Lots of football clubs, big and small, are doing their bit to help the community out during the coronavirus outbreak.
With all football matches and training stopped to try to prevent the spread of the virus, many clubs are lending a helping hand to those who need it most.
Here's what some of the clubs are doing to help out their fans and local communities.
Manchester's two biggest clubs, and huge rivals on the pitch, have joined together to help out those in the city who are in greatest need.
They've each donated £50,000 each to 19 Trussell Trust food bank centres in the Greater Manchester area to help vulnerable families and individuals affected by the outbreak.
In a joint statement, the clubs said: "At a time of challenge for our community, we are pleased to come together with our fans to help vulnerable members of society in a City United."
City boss Pep Guardiola has also donated €1 million (£917,000) to fight the coronavirus outbreak in Spain, which is one of the worst-affected countries in Europe.
The former Barcelona manager's donation will be used to help buy medical equipment and protective gear for hospital staff involved in treating patients.
The Gunners announced they'll donate £150,000 to help fight coronavirus as well as making all staff cars available to NHS workers.
Arsenal boss Mikel Arteta was diagnosed with the virus but has since made a full recovery.
Managing director Vinai Venkatesham said: "Arsenal Football Club exists to make our fans proud and create a sense of community... during these uncertain and unprecedented times, we will endeavour to ensure that remains the case."
The Merseyside teams are stepping in to help their local fans and community as many food banks across the UK see a rise in demand.
Liverpool FC is giving £40,000 to local food banks to help get food to those who really need it.
In a normal football season around 25 per cent of donations to the food bank come from money made at matches at Anfield, Liverpool's stadium, so now the club are making sure people who need the food bank don't miss out by covering the costs themselves.
Merseyside rivals Everton have also joined in, donating lots of fruit and vegetables and other food to the North Liverpool Foodbank.
The food was originally going to be used for the Merseyside derby, when Liverpool and Everton play each other, which was originally set to take place on 16 March.
Clubs up and down the country are helping in some way. League Two Stevenage, in Hertfordshire, are among those to have stepped up, with chief executive Alex Tunbridge saying the club want to "play their part" in fighting coronavirus.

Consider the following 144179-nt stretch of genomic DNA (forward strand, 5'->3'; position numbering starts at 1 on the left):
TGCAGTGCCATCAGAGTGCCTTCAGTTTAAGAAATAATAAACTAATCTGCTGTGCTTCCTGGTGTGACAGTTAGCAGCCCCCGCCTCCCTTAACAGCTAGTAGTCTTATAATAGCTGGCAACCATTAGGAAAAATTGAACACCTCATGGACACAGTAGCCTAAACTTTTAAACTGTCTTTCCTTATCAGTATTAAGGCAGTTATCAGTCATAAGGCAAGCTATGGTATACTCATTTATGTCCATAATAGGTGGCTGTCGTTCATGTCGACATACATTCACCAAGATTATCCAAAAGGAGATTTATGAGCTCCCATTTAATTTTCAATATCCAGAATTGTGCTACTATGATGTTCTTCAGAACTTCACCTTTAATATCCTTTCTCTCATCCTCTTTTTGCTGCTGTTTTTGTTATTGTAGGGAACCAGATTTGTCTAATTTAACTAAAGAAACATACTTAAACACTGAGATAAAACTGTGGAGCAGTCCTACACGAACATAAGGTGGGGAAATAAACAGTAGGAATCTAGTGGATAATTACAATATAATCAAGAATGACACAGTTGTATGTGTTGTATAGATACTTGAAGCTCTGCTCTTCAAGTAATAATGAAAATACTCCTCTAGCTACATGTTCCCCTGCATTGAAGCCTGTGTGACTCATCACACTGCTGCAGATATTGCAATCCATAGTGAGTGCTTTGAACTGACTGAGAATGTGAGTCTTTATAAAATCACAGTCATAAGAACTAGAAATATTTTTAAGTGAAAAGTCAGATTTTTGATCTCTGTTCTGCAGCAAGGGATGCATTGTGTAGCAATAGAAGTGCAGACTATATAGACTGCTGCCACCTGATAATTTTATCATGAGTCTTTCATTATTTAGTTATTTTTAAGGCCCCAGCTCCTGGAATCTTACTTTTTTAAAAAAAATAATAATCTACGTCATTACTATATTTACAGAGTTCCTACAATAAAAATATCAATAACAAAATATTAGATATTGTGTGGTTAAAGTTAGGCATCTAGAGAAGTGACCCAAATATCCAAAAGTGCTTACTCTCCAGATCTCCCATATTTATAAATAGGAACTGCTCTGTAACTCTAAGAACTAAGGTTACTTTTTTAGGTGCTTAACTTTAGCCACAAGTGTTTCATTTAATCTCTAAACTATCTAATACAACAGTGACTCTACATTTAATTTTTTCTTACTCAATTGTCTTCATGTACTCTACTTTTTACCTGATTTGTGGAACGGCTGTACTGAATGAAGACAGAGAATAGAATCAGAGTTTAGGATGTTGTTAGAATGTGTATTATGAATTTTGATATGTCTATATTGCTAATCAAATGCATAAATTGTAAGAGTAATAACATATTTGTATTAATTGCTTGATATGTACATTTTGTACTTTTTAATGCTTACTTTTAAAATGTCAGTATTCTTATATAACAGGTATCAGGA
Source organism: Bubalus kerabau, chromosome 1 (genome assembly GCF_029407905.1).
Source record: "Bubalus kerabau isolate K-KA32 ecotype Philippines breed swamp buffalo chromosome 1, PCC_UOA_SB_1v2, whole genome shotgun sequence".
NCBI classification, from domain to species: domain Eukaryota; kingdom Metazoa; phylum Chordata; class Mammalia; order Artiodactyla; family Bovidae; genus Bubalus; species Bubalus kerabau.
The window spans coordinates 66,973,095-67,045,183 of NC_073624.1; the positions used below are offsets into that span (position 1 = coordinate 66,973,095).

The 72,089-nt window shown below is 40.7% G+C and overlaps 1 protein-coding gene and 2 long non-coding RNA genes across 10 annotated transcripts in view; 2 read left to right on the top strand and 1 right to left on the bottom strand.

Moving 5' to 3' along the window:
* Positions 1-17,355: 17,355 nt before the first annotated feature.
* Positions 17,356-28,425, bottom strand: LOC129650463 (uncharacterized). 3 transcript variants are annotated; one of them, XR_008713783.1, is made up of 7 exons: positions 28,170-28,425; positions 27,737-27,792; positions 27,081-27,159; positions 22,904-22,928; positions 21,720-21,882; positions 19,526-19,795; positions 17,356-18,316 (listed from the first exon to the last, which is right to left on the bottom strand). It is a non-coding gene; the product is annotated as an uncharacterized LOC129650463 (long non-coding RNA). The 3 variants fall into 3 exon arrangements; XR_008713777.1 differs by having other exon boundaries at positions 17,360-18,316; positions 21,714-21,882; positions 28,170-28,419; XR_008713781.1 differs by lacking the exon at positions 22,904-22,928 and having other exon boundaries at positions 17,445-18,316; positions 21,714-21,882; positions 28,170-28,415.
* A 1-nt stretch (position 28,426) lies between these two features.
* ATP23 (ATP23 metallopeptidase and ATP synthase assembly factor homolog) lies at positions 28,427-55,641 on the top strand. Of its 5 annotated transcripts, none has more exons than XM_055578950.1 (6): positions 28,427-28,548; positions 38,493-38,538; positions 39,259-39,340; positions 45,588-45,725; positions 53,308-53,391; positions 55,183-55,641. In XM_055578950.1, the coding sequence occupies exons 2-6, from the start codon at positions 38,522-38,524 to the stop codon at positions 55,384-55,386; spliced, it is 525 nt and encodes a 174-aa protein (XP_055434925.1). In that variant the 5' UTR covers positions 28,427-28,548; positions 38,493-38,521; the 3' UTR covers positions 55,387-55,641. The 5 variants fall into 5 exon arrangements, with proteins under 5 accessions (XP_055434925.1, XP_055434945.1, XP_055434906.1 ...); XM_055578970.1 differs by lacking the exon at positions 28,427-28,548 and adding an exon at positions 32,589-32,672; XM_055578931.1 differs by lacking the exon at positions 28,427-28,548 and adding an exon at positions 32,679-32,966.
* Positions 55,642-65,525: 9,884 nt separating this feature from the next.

They have set up a special project in the local area helping anyone over the age of 70.
They are providing four services - a chat service, so people don't get lonely, a food bank for those who can't afford basic provisions, a sandwich service and an errand service to help older people out if they can't leave the house if self-isolating.
Staff at Watford FC are also doing their bit to help others. The club have launched a campaign called 'Hornets At Home' to support their elderly and disabled fans. They're asking for volunteers to help vulnerable people with daily tasks.
The club have also opened their grounds for NHS staff at West Hertfordshire Hospitals. Employees at the hospital now have exclusive use of the club's facilities.
Players at both Brighton and Bournemouth will be phoning some of their most vulnerable supporters to check up on them at home.
Several EFL teams have also been playing a role in their local communities. Leeds United, for example, have donated food to those in need and Sheffield Wednesday have launched an appeal to raise money for local charities working hard to support those in need. The club has already managed to raise over £20,000.
It's not only clubs that have been doing what they can to support those affected by the coronavirus pandemic. Lots of individual players have been getting involved too.
Several Premier League stars have just launched a campaign called #FootballUnited which aims to raise £100,000 to help local communities.
Lots of famous faces have already shown their support for the initiative including Arsenal's Hector Bellerin, Manchester United right-back Aaron Wan-Bissaka and Chelsea's Reece James.
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